So for example, a motor, say a car motor, will have some mechanical efficiency based solely on how the motor itself is designed and how it works. You're going to have so much energy being created by burning gasoline, but not all of that is going to be captured by the motor, some of that is going to be lost in the process to heat, and friction and stuff like that. The efficiency of the motor doesn't change. It isn't particularly interesting except to the engineers. What interests you may be the gas mileage of your car, which is more like sensitivity, it's actually related to something that interests you. You put that motor in a small, lightweight sports car, the efficiency is the same. You put that motor into a dumptruck or something, the motor's efficiency is still the same, but since the motor now has to move around a gargantuan vehicle, the gas mileage is going to be a lot lower.

#7 of 29 Vaughan Odendaal

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Posted August 17 2007 - 09:49 AM

Chris, thank you for having the time to answer my questions ! Most kind. I guess then that the efficiency part of the equation answers part of my question.

So the suspension system is not completely linear, there will be resistive losses, the coil itself and magnet will not maintain a strong magnetic field at all excursion levels which reduces motor strength, and there are eddy currents created which will further reduce motor strength.

But when I hear people say that cone speakers have a poor impedence match to air, what are they talking about ? I imagine that it's difficult for cone drivers to enegerize the air because of the physical surface area required and the size needed to reproduce low frequencies has to be large.

Is this more or less what is an impedence mismatch ? I'm not entirely sure but I'm willing to find out.

Thanks again.

(btw, your post answered the gist of what I wanted, so thanks)

#8 of 29 ChrisWiggles

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Posted August 17 2007 - 01:05 PM

Quote:
But when I hear people say that cone speakers have a poor impedence match to air, what are they talking about ?

I have no idea. That statement sounds nonsensical. Can you link to a source?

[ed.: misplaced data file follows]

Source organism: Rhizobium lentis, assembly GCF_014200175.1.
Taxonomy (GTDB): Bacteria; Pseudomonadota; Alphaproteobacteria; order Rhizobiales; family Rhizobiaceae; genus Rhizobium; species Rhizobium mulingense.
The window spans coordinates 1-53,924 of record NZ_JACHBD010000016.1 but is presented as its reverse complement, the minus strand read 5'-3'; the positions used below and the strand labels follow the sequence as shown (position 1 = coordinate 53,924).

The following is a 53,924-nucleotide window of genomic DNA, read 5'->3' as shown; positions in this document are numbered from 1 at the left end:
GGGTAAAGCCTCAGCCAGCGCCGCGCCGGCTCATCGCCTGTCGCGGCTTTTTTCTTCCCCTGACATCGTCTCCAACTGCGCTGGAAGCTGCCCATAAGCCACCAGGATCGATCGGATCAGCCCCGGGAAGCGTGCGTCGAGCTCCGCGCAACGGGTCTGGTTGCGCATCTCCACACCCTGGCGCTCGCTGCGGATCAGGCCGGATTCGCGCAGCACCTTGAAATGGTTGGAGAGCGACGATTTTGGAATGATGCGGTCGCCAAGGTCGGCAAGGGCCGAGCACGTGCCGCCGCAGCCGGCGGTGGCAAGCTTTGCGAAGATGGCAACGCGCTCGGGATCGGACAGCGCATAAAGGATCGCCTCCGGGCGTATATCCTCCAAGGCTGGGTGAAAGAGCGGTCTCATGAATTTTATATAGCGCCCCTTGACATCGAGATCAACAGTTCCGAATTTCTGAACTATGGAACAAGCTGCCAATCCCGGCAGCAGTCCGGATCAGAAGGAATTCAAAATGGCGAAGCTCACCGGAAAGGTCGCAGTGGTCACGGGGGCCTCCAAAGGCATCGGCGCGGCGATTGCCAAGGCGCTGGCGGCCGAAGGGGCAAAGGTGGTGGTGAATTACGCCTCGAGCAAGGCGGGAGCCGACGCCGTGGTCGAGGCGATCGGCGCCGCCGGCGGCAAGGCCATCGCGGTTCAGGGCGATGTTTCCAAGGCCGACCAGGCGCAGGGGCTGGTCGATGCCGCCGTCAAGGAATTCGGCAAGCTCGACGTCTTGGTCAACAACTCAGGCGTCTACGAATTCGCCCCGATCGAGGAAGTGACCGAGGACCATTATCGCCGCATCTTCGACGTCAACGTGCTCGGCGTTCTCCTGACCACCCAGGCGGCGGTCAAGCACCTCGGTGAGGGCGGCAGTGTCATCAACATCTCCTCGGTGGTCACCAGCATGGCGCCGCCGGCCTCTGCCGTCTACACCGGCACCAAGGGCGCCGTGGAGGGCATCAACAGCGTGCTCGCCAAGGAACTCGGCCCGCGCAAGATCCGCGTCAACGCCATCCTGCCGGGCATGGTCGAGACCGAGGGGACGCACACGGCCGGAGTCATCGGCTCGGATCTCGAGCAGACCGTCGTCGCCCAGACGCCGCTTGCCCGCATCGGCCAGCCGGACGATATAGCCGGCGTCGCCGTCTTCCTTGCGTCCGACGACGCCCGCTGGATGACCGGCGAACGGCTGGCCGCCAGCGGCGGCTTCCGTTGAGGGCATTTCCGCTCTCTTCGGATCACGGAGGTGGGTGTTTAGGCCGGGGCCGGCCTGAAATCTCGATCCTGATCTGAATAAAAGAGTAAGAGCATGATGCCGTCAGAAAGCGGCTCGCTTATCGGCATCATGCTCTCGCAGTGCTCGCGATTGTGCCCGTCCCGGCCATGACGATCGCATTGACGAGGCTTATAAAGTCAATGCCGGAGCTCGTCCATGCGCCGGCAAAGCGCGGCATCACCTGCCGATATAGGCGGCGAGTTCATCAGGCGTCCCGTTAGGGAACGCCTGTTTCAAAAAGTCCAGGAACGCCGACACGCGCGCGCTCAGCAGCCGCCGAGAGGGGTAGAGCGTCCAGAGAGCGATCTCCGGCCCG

Quote:
I imagine that it's difficult for cone drivers to enegerize the air because of the physical surface area required and the size needed to reproduce low frequencies has to be large.


It's the same difficulty for any kind of transducer. They all have to move the same amount of air to get the same result. How they do that depends on what kind of transducer you're talking about, and each kind of design has its own strengths and weaknesses. None of the drivers are "energizing" air, they are simply displacing air to create pressure changes, and these pressure changes travel through the air and we hear them as sound.

#9 of 29 Vaughan Odendaal

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Posted August 17 2007 - 06:17 PM

Chris, I'll try to link you to multiple sources concerning the "impedence match" issue. I'm going out now but I would like to continue this discussion if you will.

Thank you again and I will speak soon.

--Regards,

#10 of 29 Jacob C

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Posted August 18 2007 - 02:58 AM

Quote:
Efficiency is basically related to how much of the energy is lost to heat and the like in the circuit. Sensitivity is related to how much volume you get for a certain input, which is why you see sensitivity specs, since that is relevant.

So, if the efficiency is high but the sensitivity is low where is the left over energy going? According to the information above it cannot go into heat since that is related to efficiency. It has to go somewhere.
Jacob
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#11 of 29 Vaughan Odendaal

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Posted August 18 2007 - 03:38 AM

A few links to the impedence mismatch issue :

http://hyperphysics.....o/spk2.html#c4

http://www.rocketrob...echart/spkr.htm (Read the section on "speaker efficiency" which is near the end of the article)

http://www.du.edu/~j.../tech/speak.htm (Read the section on "Horns" which is near the end of the article)

And lastly :